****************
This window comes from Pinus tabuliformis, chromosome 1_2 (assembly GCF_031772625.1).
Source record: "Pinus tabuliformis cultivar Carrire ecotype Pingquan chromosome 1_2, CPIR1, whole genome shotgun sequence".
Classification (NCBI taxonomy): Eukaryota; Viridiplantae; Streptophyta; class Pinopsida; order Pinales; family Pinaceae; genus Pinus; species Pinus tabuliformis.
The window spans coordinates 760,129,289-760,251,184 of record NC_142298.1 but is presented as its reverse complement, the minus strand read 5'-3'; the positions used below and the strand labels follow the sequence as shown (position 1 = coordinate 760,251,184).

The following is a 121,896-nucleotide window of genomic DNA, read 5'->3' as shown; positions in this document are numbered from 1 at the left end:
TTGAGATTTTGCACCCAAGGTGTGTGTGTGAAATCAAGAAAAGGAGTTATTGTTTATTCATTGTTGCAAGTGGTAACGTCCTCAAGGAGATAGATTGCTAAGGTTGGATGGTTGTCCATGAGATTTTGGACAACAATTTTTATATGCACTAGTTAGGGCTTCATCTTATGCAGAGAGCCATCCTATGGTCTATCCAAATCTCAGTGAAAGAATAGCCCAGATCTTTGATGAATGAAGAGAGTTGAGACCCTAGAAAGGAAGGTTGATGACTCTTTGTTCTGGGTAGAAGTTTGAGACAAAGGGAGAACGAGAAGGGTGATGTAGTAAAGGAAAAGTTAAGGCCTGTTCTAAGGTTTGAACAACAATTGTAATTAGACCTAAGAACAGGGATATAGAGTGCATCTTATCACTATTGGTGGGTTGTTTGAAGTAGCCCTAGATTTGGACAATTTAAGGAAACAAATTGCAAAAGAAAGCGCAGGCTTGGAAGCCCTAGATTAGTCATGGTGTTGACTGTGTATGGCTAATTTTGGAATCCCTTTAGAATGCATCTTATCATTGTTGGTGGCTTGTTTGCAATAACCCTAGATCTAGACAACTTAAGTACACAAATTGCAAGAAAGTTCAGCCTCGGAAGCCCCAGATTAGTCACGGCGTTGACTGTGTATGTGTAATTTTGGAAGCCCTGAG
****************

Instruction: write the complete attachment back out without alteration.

This window comes from Pinus tabuliformis, chromosome 1_2 (assembly GCF_031772625.1).
Source record: "Pinus tabuliformis cultivar Carrire ecotype Pingquan chromosome 1_2, CPIR1, whole genome shotgun sequence".
Classification (NCBI taxonomy): Eukaryota; Viridiplantae; Streptophyta; class Pinopsida; order Pinales; family Pinaceae; genus Pinus; species Pinus tabuliformis.
The window spans coordinates 760,129,289-760,251,184 of record NC_142298.1 but is presented as its reverse complement, the minus strand read 5'-3'; the positions used below and the strand labels follow the sequence as shown (position 1 = coordinate 760,251,184).

The following is a 121,896-nucleotide window of genomic DNA, read 5'->3' as shown; positions in this document are numbered from 1 at the left end:
TTGAGATTTTGCACCCAAGGTGTGTGTGTGAAATCAAGAAAAGGAGTTATTGTTTATTCATTGTTGCAAGTGGTAACGTCCTCAAGGAGATAGATTGCTAAGGTTGGATGGTTGTCCATGAGATTTTGGACAACAATTTTTATATGCACTAGTTAGGGCTTCATCTTATGCAGAGAGCCATCCTATGGTCTATCCAAATCTCAGTGAAAGAATAGCCCAGATCTTTGATGAATGAAGAGAGTTGAGACCCTAGAAAGGAAGGTTGATGACTCTTTGTTCTGGGTAGAAGTTTGAGACAAAGGGAGAACGAGAAGGGTGATGTAGTAAAGGAAAAGTTAAGGCCTGTTCTAAGGTTTGAACAACAATTGTAATTAGACCTAAGAACAGGGATATAGAGTGCATCTTATCACTATTGGTGGGTTGTTTGAAGTAGCCCTAGATTTGGACAATTTAAGGAAACAAATTGCAAAAGAAAGCGCAGGCTTGGAAGCCCTAGATTAGTCATGGTGTTGACTGTGTATGGCTAATTTTGGAATCCCTTTAGAATGCATCTTATCATTGTTGGTGGCTTGTTTGCAATAACCCTAGATCTAGACAACTTAAGTACACAAATTGCAAGAAAGTTCAGCCTCGGAAGCCCCAGATTAGTCACGGCGTTGACTGTGTATGTGTAATTTTGGAAGCCCTGAG